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Corrupt officials who fled abroad are now giving themselves in | Updated: 2016-11-18 09:44

More than half of the corrupt Chinese officials recently netted after fleeing abroad opted to turn themselves in, Xinhua has reported.

Yang Xiuzhu, the most wanted fugitive on the "red notice", returned to China and turned herself in on Wednesday after being on the run for 13 years.

She is one of 37 fugitives named on the "red notice" listing 100 major corrupt Chinese officials that have recently returned back to the country.

Of these, 22 were persuaded to turn themselves in.

China has three main ways to bring back fugitives; persuading them to surrender, repatriation and extradition.

In 2015, seven were persuaded to turn themselves in voluntarily, seven were repatriated and two were arrested in China, after the notice was issued by Interpol in April of that year.

Beijing Normal University criminal law expert Huang Feng said persuading fugitives to return, with the help of the host country's law enforcement agencies, was the easiest option.

He said it was the most economical and effective way to bring them back as it avoids the complex and lengthy procedures of extradition and repatriation.

The host countries may also repatriate the fugitives after receiving evidence of their crimes.

Yang Jinjun, the brother of Yang Xiuzhu, who fled to the United States in 2001 and was brought back in September last year, is the first of the "red notice" officials to be repatriated to China from the US.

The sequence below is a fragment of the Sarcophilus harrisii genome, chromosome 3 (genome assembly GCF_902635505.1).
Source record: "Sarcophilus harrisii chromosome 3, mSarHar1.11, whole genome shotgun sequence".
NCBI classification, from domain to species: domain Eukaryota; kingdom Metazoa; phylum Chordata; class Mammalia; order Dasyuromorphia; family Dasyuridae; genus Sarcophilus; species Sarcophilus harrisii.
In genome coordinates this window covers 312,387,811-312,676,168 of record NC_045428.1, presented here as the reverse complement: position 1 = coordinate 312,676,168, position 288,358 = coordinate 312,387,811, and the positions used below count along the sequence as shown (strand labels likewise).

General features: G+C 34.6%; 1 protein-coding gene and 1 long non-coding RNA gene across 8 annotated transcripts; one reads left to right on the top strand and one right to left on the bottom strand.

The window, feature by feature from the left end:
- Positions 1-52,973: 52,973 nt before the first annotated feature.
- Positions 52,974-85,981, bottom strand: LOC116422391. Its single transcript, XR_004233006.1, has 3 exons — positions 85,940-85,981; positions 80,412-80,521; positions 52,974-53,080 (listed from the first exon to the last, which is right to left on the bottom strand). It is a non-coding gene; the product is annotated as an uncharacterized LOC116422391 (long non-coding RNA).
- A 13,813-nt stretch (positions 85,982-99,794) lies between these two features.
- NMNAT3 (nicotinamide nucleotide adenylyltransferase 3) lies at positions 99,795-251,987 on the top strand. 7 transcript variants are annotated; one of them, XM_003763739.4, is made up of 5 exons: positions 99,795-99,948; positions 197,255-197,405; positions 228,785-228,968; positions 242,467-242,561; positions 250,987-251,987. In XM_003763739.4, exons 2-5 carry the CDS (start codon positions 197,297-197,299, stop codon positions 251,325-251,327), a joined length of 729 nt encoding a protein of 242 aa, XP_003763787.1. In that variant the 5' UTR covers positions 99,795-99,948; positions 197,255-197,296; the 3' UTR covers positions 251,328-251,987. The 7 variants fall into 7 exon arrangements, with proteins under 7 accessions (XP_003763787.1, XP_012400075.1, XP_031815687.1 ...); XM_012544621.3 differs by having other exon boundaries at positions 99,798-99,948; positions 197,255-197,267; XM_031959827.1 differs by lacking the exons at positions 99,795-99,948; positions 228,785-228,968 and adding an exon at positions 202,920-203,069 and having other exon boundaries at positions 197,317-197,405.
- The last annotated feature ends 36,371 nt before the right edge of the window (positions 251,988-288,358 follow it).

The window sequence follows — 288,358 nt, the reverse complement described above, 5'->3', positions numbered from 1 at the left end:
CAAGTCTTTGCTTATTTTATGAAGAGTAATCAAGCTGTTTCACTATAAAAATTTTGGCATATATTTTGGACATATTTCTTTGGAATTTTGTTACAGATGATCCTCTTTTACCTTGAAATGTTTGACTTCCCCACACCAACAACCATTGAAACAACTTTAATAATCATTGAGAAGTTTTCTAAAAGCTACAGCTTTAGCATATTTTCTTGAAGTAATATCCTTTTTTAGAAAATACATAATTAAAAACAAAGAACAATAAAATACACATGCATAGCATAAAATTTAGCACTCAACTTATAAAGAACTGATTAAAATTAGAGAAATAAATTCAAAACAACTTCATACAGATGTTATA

While many of the more than 40 extradition treaties China has signed with foreign countries are with Asian and developing countries, some countries, including the US, Canada and some European countries, are popular destinations for fleeing corrupt Chinese officials.

Two of China's most-wanted fugitives, suspected of economic crimes, will be extradited from France to face trial at home, a senior official from the Ministry of Public Security confirmed earlier this month.

More fugitives are expected to be sent back now that China is ready to begin talks about sharing confiscated ill-gotten assets with cooperative governments, the Chinese law-enforcement official said.

As of June 2016, China has brought back 2,210 fugitives, with 363 former employees of government agencies or related entities, from more than 70 countries and regions, and recovered illegal money and assets of 8 billion yuan ($1.16 billion), according to the Central Commission for Discipline Inspection.

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